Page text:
Stocks don’t need a reason to collapse. Don’t hesitate to rule out Monday’s 2% drop in the
like a statistical half-sneeze. Since 1950, the index has averaged two 5% declines per year, according to Lindsey Bell, chief investment strategist at Ally Invest.
But laying the blame is more satisfying, and two easy culprits stand out: a Covid-19 surge and maximum growth.
Cases of Covid-19, especially the fast-travel Delta variant, are on the rise in many parts of the world. Will this lead to further widespread blockages?
says no, because mortality has gone down. But the effect on growth is unclear. I booked a trip for a family vacation at the end of August, and now cases of the virus are increasing at our destination. We haven’t canceled, but we don’t rule it out. Assuming we’re not the only ones waiting, Delta could further reduce demand, even without foreclosure.
With or without more cases of Covid-19, the year-over-year profit growth rate is surely achieved. The second quarter of 2020 was the first quarter of complete foreclosure and a terrible one for the company’s results. Against this easy comparison, Wall Street predicts that companies in the coming weeks will post earnings growth of 63% for the second quarter of this year. But for the third quarter, the estimate is much lower, 23%, and more important than the slowdown in growth could be as upward revisions to earnings estimates have gotten smaller.
“While we don’t expect to see earnings drop anytime soon, we are definitely at an inflection point,” CIBC Capital Markets market strategist Ian de Verteuil wrote in a recent note to investors. “It wouldn’t surprise us if the magnitude of earnings surprises moderates.”
One culprit to be ruled out is inflation. A sudden surge in consumer prices that started three months ago has left some investors wondering if bond yields will rise, attracting equity investors and reducing stock valuations. But now the 10-year Treasury yield has fallen to 1.2% from 1.6% in the past three months. The bond market appears extremely confident that faster inflation rates will not hold up – so confident that it raises questions about the economic recovery.
As for what equity investors should do, Wall Street has advice for everyone. Be on the defensive,
Strategist Michael Wilson urged on Monday, raising the consumer staples sector from neutral to overweight, and calling stocks of Mondelez, the maker of Oreo and Ritz cookies, as particularly attractive. “Boredom can be fine if the big market starts to falter,” Wilson wrote. He also named the healthcare, real estate investment trust and telecommunications sectors as now well positioned. He downgraded the materials to Neutral.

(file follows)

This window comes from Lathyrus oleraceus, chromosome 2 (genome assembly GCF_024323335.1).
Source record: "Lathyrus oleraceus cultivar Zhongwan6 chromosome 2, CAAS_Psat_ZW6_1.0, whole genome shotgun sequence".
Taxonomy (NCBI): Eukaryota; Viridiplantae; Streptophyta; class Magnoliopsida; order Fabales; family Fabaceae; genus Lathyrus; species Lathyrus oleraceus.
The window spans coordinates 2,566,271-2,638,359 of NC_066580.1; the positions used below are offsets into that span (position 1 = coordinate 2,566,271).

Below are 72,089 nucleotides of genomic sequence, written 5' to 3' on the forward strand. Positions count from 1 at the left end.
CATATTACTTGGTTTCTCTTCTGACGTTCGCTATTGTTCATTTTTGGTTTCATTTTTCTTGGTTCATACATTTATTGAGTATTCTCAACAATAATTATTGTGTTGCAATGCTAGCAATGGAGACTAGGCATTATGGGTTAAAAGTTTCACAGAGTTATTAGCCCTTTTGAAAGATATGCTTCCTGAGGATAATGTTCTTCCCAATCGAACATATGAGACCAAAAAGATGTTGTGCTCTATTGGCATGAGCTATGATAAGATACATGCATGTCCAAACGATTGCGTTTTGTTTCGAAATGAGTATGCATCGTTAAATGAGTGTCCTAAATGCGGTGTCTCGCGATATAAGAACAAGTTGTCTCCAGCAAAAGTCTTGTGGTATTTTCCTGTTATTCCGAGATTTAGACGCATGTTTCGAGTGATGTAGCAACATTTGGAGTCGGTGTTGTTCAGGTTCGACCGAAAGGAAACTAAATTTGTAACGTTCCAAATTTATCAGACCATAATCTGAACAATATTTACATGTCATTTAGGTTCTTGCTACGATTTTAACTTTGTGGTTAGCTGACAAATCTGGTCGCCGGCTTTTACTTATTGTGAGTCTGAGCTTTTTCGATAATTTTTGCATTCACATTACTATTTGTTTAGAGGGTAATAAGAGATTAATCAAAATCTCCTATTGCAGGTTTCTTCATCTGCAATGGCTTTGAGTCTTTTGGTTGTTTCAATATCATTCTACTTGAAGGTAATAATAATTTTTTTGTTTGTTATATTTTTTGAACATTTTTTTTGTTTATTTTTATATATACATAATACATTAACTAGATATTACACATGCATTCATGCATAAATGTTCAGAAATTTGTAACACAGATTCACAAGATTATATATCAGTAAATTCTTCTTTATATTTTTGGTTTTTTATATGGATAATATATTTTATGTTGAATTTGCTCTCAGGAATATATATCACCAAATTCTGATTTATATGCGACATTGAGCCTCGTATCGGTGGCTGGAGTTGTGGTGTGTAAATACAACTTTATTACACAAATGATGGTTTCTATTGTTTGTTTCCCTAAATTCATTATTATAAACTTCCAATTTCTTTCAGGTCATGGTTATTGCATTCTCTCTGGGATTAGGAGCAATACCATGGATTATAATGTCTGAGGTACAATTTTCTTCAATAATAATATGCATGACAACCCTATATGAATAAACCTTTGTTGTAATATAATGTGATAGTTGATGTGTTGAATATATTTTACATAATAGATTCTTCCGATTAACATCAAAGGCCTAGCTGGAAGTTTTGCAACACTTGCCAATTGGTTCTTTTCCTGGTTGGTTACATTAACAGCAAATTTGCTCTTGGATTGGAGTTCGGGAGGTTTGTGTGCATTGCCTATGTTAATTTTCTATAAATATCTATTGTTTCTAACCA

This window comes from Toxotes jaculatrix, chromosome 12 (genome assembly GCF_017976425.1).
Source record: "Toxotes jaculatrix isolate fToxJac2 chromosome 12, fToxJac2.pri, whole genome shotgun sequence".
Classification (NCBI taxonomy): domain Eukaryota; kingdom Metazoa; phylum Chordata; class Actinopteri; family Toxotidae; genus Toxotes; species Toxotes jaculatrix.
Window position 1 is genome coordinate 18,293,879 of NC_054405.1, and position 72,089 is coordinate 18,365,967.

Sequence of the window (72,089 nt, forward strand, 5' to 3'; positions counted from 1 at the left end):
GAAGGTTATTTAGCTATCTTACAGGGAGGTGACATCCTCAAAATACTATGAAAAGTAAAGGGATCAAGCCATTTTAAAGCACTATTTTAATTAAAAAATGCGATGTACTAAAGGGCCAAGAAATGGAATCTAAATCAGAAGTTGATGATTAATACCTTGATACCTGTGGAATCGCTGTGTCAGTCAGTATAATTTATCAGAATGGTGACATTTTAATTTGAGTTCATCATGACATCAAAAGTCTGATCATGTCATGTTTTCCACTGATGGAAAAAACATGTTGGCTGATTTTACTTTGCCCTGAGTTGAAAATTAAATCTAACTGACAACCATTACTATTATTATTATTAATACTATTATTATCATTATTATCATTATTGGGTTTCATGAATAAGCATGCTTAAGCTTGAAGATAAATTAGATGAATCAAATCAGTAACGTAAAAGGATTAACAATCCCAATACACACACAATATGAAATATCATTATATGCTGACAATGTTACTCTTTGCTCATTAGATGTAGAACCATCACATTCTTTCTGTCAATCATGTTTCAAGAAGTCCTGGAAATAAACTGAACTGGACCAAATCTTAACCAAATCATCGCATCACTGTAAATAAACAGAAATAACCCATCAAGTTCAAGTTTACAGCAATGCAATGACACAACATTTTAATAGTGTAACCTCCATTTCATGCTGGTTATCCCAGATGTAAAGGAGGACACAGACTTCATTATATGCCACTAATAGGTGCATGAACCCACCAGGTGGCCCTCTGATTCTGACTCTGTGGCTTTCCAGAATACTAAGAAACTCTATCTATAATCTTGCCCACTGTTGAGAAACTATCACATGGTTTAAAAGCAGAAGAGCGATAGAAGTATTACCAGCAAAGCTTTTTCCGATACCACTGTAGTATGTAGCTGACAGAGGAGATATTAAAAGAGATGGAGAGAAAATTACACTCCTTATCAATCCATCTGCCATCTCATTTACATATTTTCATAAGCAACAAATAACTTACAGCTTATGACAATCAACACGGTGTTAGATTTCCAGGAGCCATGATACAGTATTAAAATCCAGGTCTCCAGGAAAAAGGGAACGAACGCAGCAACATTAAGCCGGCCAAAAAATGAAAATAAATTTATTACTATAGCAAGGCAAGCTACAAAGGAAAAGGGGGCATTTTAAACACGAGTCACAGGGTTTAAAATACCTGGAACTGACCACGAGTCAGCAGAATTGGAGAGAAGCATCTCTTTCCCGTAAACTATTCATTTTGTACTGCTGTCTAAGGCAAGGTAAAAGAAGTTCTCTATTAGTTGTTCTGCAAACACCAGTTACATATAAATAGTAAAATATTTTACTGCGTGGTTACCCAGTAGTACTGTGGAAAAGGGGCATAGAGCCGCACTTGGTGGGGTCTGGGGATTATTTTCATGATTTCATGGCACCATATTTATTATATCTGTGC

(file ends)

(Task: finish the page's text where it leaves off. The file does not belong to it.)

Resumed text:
But JP Morgan strategists argue that investors have too quickly turned away from stocks that are benefiting from the economic reopening. “We are waiting for the reflation trade. . . imminently rebound as Delta variant fears subside and inflationary surprises persist, ”they wrote on Monday.
Here is some good news: de Verteuil of the CIBC points out that the S&P 500 has returned 10.4% per annum during the 15 years ended in 1988, while the inflation rate was on average 6.6%; then 13.6% over the next 15 years, with average inflation of 2.7%; then 11% over the next 15 years, with an average inflation of 2%. His argument is that stocks can withstand various economic contexts.
Even after Monday’s decline, the S&P 500 is trading at 22.6 times this year’s projected earnings, which is expensive relative to its history, so don’t expect average double-digit returns in the years to come. come. But whether you find the Cyclical or Oreos arguments more compelling, don’t shy away from stocks. Bonds are handy in a pinch, like Monday’s liquidation, but the 10-year Treasury is paying four percentage points less than the last inflation reading. In the long run, paying these prices for stocks is easily a better deal than that.
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